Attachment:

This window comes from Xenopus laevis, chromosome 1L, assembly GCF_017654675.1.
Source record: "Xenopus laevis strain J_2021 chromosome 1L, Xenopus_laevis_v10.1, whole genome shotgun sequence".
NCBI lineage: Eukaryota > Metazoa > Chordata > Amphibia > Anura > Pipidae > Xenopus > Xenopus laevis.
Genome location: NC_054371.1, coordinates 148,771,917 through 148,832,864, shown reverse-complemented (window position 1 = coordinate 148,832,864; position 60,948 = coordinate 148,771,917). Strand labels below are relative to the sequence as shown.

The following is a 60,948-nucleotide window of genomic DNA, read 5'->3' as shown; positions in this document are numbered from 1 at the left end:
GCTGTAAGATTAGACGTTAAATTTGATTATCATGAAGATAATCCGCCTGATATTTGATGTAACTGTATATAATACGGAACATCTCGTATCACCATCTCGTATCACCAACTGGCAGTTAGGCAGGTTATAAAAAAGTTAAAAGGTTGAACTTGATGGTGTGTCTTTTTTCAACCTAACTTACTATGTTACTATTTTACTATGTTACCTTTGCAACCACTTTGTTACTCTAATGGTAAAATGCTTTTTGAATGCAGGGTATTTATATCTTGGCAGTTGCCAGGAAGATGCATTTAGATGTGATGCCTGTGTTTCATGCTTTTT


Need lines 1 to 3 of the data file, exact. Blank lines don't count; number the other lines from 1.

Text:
This window comes from Xenopus laevis, chromosome 1L, assembly GCF_017654675.1.
Source record: "Xenopus laevis strain J_2021 chromosome 1L, Xenopus_laevis_v10.1, whole genome shotgun sequence".
NCBI lineage: Eukaryota > Metazoa > Chordata > Amphibia > Anura > Pipidae > Xenopus > Xenopus laevis.